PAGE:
How I talk(ed) about climate change

(Excerpts of a presentation given for Next Generation Please!  (BOZAR, Brussels, 19 Febr. 2021) The full presentation can be watched here.)

This is a presentation about climate change presentations.  

The director of the Museum has given public lectures about climate change for the past 20 years. These lectures changed a lot during that period, because many things changed: the knowledge, the awareness, the political discourse and, last but not least, climate itself. Initially the lectures were rather scientific: explaining the physics of the greenhouse effect, how humans are enhancing it, etc.. Later on, they included more information on the problems that this might cause / is causing and what could be done about it: there was more about technology and economics and policy in the lectures. More recently, it become more about how to make people really aware of the problem. Lecture/performances were tried using theatrical elements to try and shake the audience. Eventually, it was more about understanding together, through dialogues, why it is difficult to make people, any people, react and do something. Then came COVID. Did this complicate the way one talks about climate change or did it help to go more at the bottom of what really causes our problems (see Cat. Nr. 91) ? The Museum settled on the need to go beyond our modern culture. But what does that exactly mean if one remains convinced that scientific research, the hallmark of our modern culture, will keep playing a fundamental role?  

Here are some reflections by the director, shared with a young audience, on the various types of presentations. The hope is always that somebody in that audience, whether she wants to become a teacher, artist or engineer, might be interested in them, takes them over and starts building that new culture in which we can better tackle climate change and other collective problems.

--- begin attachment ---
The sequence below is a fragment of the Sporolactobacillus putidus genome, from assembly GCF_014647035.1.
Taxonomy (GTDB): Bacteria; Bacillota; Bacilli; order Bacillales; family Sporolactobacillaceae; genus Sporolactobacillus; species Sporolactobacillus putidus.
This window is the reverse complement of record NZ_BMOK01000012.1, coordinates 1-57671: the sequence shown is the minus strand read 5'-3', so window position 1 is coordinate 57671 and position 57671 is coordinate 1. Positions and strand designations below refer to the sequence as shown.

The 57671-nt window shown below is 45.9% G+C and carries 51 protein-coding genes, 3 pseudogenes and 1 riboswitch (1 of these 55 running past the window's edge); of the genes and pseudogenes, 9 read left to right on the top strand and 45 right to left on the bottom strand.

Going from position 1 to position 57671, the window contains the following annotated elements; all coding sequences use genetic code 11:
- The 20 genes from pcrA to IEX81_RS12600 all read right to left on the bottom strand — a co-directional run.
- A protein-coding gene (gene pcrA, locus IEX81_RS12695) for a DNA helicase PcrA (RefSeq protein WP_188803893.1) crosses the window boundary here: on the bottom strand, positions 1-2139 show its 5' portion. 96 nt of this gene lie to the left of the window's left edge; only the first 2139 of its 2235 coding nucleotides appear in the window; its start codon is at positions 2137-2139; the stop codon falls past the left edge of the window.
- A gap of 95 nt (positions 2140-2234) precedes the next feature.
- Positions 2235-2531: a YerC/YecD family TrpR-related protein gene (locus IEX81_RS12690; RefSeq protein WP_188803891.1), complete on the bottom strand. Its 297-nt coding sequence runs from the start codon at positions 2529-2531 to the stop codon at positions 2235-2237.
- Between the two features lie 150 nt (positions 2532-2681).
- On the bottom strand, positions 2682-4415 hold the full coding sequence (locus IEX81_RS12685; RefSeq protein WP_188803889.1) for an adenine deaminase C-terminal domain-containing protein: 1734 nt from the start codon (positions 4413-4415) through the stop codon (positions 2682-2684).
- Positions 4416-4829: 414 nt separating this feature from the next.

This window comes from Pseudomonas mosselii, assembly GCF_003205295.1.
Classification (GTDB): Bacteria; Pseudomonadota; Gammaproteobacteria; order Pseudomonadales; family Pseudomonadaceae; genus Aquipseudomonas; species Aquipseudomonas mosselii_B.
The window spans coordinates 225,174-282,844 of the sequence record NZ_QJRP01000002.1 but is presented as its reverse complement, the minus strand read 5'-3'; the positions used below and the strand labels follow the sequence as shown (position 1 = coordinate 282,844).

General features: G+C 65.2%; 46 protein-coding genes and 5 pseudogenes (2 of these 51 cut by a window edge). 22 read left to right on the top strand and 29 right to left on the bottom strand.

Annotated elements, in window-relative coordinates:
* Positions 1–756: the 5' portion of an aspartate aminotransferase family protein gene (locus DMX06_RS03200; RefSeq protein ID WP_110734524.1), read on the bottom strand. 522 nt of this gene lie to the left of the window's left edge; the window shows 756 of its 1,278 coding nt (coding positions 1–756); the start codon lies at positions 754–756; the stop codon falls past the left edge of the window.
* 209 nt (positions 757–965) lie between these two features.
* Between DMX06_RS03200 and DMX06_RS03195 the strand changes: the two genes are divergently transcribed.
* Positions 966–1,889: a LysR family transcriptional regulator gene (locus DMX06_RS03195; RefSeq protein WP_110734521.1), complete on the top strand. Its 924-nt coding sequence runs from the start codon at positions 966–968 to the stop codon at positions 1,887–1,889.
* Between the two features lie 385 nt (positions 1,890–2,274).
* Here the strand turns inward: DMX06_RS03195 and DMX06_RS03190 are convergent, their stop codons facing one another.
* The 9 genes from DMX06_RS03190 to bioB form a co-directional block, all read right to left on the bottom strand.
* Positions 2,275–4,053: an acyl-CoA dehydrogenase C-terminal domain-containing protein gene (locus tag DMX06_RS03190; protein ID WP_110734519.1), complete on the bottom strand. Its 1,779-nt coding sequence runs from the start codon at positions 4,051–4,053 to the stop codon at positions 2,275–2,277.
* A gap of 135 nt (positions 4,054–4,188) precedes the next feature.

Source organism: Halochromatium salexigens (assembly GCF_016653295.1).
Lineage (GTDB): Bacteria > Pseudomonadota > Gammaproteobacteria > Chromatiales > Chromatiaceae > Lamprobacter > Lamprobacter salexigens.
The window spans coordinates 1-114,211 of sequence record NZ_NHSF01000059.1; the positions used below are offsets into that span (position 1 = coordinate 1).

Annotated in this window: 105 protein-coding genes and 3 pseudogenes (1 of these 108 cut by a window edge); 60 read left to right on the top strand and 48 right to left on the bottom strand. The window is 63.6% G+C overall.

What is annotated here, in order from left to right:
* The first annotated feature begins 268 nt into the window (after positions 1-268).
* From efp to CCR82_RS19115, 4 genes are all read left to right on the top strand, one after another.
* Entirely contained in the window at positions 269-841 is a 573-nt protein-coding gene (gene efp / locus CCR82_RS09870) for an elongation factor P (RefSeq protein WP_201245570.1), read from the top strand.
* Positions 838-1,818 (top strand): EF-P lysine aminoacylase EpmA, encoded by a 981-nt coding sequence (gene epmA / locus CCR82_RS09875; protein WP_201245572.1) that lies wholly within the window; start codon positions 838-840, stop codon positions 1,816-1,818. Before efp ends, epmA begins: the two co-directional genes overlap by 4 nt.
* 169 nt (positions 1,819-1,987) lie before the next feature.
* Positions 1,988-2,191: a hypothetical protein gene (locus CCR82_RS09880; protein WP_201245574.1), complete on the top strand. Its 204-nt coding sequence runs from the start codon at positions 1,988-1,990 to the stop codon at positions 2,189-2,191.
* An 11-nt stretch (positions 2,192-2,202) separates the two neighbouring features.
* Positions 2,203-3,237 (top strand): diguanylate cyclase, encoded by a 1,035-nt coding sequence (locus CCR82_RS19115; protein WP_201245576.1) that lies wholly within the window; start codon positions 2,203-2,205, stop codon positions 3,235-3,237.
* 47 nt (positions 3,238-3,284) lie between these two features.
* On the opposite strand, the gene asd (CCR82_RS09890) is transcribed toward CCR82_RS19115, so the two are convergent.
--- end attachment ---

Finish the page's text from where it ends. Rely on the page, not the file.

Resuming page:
Presentation 1. A lecture / performance

that is about the history of the Earth, 4.5 billion years long, the various geological eras and epochs, the origin of Mankind and the Great Acceleration of the past 200 years announcing the Anthropocene. (see also Cat. Nr. 23 and Cat. Nr. 75 )

Reflection. It happened more than once that, after this presentation, somebody asked: “But why are you talking about all this? I came to hear about climate change and what can we do about it! I don’t care about mass extinctions and dinosaurs!”. The first answer is that it is a fascinating story! But what is even more fascinating is that we didn’t invent this story, but that it is the result of scientific research. Scientific research that allows us to get to know what previously we didn’t know. Scientific research which is making hypotheses of how things were and subsequently, through repeated observations, confirms (or rejects) these hypotheses. And in the case of confirmation, science doesn’t stop but continues and makes further observations, without ever being complacent, to get further confirmation. And as such, little by little science creates reality, in the sense that it creates solid knowledge about things that previously we didn’t know anything about.  That is what science allows you to do. It is good to go through that long history of the Earth, first:  because it puts the climate change that we witness today in perspective, but also because it might give you some confidence in what science is able to do. If we are able to say something coherent about the past 4,5 billion years, using science, we will also be able, using the same science, to say something about the next few hundred years, and about what climate change that we are witnessing today will bring.

But I accept that when you come to listen to a talk about climate change, this is not what you expect. And in the beginning, in 2014 when I started to use a first version the final sequence of slides (see Cat. Nr. XX and Trump was already a part of it!), I would kind of apologize to my public, saying that maybe I had exaggerated a bit. But as years passed by, I stopped apologizing because, at times, it seemed, to me at least, that the world had indeed entered an era of chaos.

It was als interesting to noticed how differently the public reacted to this sequence of slides. When I showed it to older people of my age, it often happened that there was a complete eerie silence after the final explosion. And it was difficult to figure out how they took it. Were they scared? Did I hurt their political feelings? Did they simply think I was making a fool of myself? On the contrary, when I showed it to a large audiences of school boys and girls, after the final explosion came a second explosion of applause and excitement.